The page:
In 1998 Lawrence Person wrote an article called “Notes on a PostCyberpunk Manifesto” (originally from Nova Express linked from its reprint on Slashdot). He defines postcyberpunk as a genre the evolved out of cyberpunk, a transformation centered around leather-clad, motorcycle-riding anti-heroes being replaced by productive average members of fairly functional society.
Person was clearly onto something, although it is tough to say whether the distinction from cyberpunk was enough to merit a new genre. The setting is pretty much the same (futuristic metropolises dominated by technology) and the themes overlap quite a bit (cybergenetics, genetic engineering, technology affecting society, information at the fingertips of anyone, etc). Only the characters have made a significant change of type and this is the key. What Person fails to do, is to contextualize (or historicize if you prefer) this shift.
The construction of the protagonist is, with few exceptions, the window into the ideas, opinions, beliefs and observations of the author. Even anti-heroes define a world-view through what they oppose and unreliable narrators tend to be confused about the very things that the reader (or sometimes society as a whole) also are confused about. Problematic protagonists help define the belief systems of the age they were written in through the very qualities that get them dubbed “problematic.”
When one looks at the shift from the 1980’s into the late 1990’s, we can see many of the changes that are echoed in the literary characters of science fiction. The technology junky, the nerd, the computer user, the programmer and the videogame player all moved from the fringe of society to the center (the motorcyclist and the criminal are left behind). No longer outsiders or anomalies, these figures became commonplace elements of a broad middle-class. The archetypical image of a computer user went from the reclusive, anti-social hacker to the suit-and-tie office worker and the well-adjusted student on a laptop in a café.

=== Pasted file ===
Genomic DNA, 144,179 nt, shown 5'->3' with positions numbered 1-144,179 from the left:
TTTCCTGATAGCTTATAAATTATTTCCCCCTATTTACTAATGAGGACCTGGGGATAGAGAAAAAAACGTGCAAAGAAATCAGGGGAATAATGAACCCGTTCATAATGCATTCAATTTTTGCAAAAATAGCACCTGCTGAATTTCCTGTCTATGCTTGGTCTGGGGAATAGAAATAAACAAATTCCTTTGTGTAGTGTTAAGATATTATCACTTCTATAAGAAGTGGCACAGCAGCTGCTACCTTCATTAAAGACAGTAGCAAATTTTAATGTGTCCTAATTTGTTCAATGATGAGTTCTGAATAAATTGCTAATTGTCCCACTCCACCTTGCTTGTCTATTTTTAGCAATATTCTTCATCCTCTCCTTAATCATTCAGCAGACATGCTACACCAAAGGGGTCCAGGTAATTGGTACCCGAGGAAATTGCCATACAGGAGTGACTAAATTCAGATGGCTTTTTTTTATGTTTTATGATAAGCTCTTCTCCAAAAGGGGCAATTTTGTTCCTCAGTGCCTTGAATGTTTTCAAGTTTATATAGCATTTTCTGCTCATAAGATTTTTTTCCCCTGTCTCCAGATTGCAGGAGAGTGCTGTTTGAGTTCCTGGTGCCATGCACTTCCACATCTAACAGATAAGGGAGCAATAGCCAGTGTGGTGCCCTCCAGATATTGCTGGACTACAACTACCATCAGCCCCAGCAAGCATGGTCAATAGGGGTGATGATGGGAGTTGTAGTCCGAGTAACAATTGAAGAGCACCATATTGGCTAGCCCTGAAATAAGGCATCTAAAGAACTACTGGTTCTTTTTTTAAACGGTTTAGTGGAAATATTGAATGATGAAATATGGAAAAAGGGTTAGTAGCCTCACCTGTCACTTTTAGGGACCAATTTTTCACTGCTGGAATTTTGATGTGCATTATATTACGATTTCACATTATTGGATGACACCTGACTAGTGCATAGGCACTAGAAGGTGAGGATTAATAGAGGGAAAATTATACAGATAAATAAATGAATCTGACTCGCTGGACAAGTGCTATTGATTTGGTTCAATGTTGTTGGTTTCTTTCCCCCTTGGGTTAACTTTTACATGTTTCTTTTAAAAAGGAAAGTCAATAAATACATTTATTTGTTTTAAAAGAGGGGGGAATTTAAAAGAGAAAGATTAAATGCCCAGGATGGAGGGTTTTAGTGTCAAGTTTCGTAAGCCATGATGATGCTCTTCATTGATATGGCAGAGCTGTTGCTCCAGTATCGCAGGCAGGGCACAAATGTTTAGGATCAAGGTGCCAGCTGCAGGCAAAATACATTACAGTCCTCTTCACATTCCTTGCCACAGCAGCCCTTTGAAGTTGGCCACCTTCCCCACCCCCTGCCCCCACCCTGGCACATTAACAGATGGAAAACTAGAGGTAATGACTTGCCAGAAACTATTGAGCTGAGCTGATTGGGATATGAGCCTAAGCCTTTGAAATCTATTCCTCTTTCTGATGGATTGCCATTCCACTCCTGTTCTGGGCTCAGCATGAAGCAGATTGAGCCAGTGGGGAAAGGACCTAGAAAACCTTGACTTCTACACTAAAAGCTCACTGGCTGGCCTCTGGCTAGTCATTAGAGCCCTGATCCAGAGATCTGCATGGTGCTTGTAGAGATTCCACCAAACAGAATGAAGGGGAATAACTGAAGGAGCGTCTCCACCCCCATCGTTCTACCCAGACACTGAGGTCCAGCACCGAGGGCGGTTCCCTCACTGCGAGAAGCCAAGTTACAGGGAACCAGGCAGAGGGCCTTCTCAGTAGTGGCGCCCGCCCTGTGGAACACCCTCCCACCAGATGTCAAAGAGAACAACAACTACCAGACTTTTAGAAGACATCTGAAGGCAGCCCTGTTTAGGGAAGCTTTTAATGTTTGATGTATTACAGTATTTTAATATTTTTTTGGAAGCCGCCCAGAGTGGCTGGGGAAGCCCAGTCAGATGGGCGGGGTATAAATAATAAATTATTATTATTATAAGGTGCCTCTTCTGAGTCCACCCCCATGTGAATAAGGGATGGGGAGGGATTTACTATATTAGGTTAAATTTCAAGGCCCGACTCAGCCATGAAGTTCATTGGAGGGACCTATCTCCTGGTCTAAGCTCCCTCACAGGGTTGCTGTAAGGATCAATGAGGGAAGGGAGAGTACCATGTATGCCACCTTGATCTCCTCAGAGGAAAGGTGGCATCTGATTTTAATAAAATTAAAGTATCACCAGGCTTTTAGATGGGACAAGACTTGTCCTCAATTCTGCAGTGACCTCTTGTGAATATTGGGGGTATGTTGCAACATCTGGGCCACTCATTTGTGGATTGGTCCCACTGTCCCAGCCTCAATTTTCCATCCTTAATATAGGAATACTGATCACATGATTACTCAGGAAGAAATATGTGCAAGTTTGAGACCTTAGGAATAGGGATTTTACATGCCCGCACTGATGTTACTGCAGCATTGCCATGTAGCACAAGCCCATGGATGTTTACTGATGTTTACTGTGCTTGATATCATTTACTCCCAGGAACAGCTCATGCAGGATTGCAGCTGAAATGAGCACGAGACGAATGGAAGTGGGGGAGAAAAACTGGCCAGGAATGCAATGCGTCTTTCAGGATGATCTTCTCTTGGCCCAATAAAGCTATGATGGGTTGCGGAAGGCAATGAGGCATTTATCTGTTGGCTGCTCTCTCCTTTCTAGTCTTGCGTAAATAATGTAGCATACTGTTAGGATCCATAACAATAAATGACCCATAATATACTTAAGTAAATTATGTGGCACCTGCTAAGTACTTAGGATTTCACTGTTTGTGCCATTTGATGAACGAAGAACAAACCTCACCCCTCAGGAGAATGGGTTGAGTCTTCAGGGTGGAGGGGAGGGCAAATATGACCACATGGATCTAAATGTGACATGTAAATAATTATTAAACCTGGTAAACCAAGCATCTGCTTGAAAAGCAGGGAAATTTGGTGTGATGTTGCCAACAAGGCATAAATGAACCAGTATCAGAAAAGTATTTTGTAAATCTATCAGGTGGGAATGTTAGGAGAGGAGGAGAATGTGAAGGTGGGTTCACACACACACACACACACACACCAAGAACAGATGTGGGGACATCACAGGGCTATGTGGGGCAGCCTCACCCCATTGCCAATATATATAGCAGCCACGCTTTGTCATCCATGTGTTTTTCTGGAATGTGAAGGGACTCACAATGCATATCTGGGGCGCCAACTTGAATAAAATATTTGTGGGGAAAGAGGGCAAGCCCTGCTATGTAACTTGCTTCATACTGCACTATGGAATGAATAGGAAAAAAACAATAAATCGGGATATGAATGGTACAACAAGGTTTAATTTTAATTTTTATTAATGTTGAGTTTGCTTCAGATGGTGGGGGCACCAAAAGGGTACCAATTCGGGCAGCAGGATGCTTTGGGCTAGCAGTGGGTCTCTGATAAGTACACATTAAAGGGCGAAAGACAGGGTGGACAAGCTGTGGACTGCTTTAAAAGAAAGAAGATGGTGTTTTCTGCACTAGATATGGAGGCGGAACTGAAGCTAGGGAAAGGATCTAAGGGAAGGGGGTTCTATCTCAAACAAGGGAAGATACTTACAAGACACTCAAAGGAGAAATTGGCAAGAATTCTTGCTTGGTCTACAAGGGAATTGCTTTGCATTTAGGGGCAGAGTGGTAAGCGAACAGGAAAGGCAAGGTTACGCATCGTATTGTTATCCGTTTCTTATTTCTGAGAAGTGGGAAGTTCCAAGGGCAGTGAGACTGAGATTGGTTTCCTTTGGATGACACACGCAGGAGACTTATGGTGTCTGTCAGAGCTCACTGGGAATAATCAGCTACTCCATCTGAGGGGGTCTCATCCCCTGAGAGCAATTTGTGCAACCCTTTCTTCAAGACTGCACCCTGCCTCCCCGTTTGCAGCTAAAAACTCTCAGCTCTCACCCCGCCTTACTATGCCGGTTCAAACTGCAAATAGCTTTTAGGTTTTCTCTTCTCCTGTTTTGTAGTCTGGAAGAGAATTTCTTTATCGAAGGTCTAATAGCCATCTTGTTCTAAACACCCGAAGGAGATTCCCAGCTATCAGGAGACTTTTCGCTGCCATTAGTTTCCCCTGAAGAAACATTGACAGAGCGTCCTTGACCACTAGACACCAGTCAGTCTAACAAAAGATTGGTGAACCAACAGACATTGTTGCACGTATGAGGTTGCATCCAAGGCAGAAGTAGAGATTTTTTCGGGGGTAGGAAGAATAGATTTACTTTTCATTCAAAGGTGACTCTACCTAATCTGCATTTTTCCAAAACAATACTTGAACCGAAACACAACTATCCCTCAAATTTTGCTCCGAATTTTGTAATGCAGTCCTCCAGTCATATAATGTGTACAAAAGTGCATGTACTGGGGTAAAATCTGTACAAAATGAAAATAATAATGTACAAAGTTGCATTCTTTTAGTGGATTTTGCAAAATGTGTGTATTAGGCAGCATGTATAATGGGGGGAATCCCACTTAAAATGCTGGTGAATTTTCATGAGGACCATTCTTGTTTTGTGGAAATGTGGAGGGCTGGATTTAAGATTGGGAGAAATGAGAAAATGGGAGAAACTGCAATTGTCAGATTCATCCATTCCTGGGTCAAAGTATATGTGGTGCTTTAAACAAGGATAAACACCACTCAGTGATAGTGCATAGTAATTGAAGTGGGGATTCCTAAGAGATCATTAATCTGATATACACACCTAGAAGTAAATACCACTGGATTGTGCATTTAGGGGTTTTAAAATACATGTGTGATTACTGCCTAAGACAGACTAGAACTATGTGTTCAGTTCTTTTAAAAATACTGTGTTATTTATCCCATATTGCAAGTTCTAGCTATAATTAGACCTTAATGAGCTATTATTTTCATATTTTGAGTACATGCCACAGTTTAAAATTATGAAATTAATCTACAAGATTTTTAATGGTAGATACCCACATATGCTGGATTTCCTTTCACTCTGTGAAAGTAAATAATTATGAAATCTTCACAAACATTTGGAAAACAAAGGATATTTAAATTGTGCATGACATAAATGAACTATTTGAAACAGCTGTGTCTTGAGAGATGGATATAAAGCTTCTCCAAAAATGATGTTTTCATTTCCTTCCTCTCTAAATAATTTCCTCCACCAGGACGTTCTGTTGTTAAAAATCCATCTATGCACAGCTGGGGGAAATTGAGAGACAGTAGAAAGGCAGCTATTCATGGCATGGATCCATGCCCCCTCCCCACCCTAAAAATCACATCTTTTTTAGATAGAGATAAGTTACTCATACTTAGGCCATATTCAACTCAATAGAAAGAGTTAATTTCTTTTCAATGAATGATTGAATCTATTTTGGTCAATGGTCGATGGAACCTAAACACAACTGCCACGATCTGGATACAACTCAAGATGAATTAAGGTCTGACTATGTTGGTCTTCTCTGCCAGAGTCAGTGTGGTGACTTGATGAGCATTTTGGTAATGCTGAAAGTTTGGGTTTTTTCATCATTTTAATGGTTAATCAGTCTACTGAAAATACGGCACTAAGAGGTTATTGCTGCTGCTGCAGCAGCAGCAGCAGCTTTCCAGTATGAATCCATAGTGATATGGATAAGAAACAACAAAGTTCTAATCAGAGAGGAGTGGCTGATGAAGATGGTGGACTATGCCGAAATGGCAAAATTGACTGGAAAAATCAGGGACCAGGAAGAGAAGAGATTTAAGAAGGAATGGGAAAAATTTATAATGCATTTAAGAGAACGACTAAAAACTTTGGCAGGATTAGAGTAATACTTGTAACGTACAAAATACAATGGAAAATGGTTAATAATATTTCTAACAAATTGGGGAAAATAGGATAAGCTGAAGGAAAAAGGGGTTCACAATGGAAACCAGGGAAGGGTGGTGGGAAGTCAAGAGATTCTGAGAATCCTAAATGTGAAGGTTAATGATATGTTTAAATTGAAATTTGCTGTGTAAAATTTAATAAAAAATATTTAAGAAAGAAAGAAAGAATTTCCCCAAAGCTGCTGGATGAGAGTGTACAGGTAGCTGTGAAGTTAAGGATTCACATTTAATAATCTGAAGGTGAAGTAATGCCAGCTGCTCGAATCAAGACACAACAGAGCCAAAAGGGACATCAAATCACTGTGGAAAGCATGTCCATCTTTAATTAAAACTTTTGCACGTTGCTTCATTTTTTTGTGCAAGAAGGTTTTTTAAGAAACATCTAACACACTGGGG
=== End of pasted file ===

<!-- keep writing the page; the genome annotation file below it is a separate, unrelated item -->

That science-fiction urge that has been around for centuries, the desire to picture ourselves and our society in the future, simply followed the current trends as it often does.
One place that Person doesn’t go is into the structure of postcyberpunk, an area that shows as much development as characterization and deserves as much attention as setting and theme. Of great interest is the way that science-fiction has reached out to the technological advances in our society and incorporated them directly into its form. Authors are able to tap the immense amount of data on the internet for research and inspiration. Readers can communicate with each other and provide feedback to the author over long distances in real time or at leisure on discussion groups. Postcyberpunk books even tend to make use conventions borrowed from computer code, emails, discussion and news groups and other means of communication.
Blurring has occurred at the boundaries between mediums (not to mention genres). Evidence of this is visible in internet literature (such as Geoff Ryman’s “253”), manga, graphic novels, videogames, digital artwork and book websites. An emphasis on the interactivity has arisen particularly in highly literate videogames that contain novel length amounts of detail, dialogue and description. Players are given an ever increasing amount of freedom to make choices and customize their experience. The “worldbuilding” to which Lawrence Person refers to has found a new peak in massively multiplayer online games with their own internal societies and economies. Immersion for even conventional literature material is enhanced by television, movie and game adaptations creating multi-media, in-depth story-universes like “Star Trek” and “Ghost in the Shell.”
Immersion into online communities, games and globally popular story-universes has changed from being escapism to involvement. Those people who continue to reject technology are the ones being cut off from society. This is as much a matter of mass communication (cell phones, email, AIM, news sites, digital cameras, uploading) as culture (literature, art, shows, movies, games).
While many of these changes are not the sole property of the 90’s and 00’s (the 80’s saw the rise of “synergy” and cross-media marketing tie-ins), it is postcyberpunk material that seems to most frequently reflect these changes. While early science-fiction literature was showing the dangers of technology and dystopia, it tended to set literature in opposition to or in rejection of the future (think “Fahrenheit 451” or the reduction of vocabulary with double-speak in “1984”). In cyberpunk literature the protagonist is fully complicit (and often ahead of the curve) in the onrush of technological progress. The character has willingly given up the page for the computer screen, the physical for the virtual, and has found freedom (both artistically and literally) in a technological expression. Now, in the postcyberpunk era, it is the author and the reader who are undergoing these same changes. Society has begun to accept technological advances as less of an inevitable threat and more as a logical extension of scientific and social possibilities. The literature community, particularly the science-fiction community, has likewise come to accept technology as enabling their artistic freedom rather than destroying it.
This is why I think we can expect postcyberpunk literature to continue growing in output and popularity. For the time being, at least, we live in a postcyberpunk world.